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In today’s complex and ambiguous business environment, one of the most powerful competitive advantages a leader can have is what is known as “learning agility.” The evidence is compelling: Companies whose senior leaders are agile learners have 25 percent higher profit margins than their counterparts, according to research by Korn Ferry (2014 and 2019).
So what is learning agility? Can executive coaching help you or your employees develop learning agility? And how can you recognize it in employees and prospective employees?
What is learning agility?
Learning agility is an individual’s ability and willingness to learn from their work experiences and then apply those lessons to perform well in new and challenging leadership situations. Learning agility is not an academic skill; instead it is the ability to study a new problem quickly to gain in-depth understanding before making a decision. They have a more innate sense of curiosity, or for dancing with the unfamiliar or unexpected.
"Leaders must ensure that their organizations are finding and developing agile learners while also creating a culture that supports continuous learning"
Said differently, individuals who are agile learners can “let go” of skills, perspectives, and ideas that are no longer relevant and learn new ones that will allow them to make an immediate difference in an ever-changing business climate.
Agile learners share these characteristics:
• acquire new skills continually,
• learn from their experiences,
• embrace new challenges,
• perform well in changing conditions,
• are open-minded and adaptable.
In business, agile learners are able to pivot quickly and with confidence when facing realities such as new technologies, mergers and acquisitions, competition from start-ups, and a younger workforce that prioritizes ongoing development opportunities. On the flip side, individuals who are not agile learners tend to avoid learning opportunities. And they often react defensively when challenged or given critical feedback. (Senior leaders who feel they have “earned their stripes” are often guilty of these non-agile tendencies.)
The good news is that it is possible to develop learning agility.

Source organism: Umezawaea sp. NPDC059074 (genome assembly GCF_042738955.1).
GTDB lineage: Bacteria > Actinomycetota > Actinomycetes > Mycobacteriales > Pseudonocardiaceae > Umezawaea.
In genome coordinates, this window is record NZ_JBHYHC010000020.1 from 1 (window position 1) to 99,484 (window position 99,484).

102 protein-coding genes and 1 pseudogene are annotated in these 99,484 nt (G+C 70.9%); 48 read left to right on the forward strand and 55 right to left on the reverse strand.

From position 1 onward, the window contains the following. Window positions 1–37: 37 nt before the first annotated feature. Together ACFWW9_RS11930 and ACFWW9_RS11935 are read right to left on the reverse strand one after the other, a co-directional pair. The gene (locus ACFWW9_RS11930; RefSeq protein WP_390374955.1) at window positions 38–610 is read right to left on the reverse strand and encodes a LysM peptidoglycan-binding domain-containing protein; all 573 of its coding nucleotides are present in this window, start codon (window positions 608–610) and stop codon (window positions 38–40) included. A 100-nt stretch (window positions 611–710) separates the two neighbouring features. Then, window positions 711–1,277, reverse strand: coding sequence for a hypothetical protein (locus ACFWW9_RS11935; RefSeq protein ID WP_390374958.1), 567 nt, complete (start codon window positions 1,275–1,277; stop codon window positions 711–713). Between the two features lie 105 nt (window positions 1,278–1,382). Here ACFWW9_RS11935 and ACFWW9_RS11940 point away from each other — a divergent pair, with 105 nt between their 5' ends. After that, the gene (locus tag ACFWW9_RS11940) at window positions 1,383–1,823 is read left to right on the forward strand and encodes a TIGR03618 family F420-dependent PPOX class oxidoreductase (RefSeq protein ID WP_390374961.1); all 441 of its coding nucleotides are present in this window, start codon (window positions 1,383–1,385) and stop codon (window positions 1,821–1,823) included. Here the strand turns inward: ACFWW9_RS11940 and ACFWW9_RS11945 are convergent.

Learning agility and leadership development
Research by organizations such as the Korn Ferry Institute and the Center for Creative Leadership shows that an individual’s ability to learn and adapt continuously is far more likely to predict their leadership success than traditional indicators such as past performance and demonstrated skills and abilities. That’s one reason why assessing for and developing learning agility is rising fast to the top of learning and development (L&D) program priorities and leadership development investments.
A first step to developing learning agility is to assess for it. At The Workplace Coach, our leadership development coaches guide our clients in using and interpreting a learning assessment tool called TALENTx7® Assessment. TALENTx7® Assessment measures seven facets of learning agility:
• interpersonal acumen
• cognitive perspective
• environmental mindfulness
• drive to excel
• change alacrity
• feedback responsiveness.
Our leadership coaches unpack the results of the assessment report for our clients and guide them in using the results to enhance their learning agility and higher-level leadership capabilities as well as those of their employees and teammates. Our career coaches also work with individual clients to help them develop their growth mindset as a critical step in planning and directing their career trajectories.
Supporting learning agility is key to retaining talent
Leaders today must be more agile learners. They also must ensure that their organizations are finding and developing agile learners while also creating a culture that supports continuous learning.
Today’s younger and up-and-coming leaders value growth and development more than previous generations of leaders. They are focused on learning new skills, acquiring new knowledge, and growing individually and collectively as teams and organizations.
The mandate to invest in the learning agility of your organization’s future leaders is evident when you consider the fact that the cost of replacing an individual employee and next leader can be as high as two times the employee’s annual salary. And, the development of one’s learning agility is a differentiator for your company’s high-potential population.
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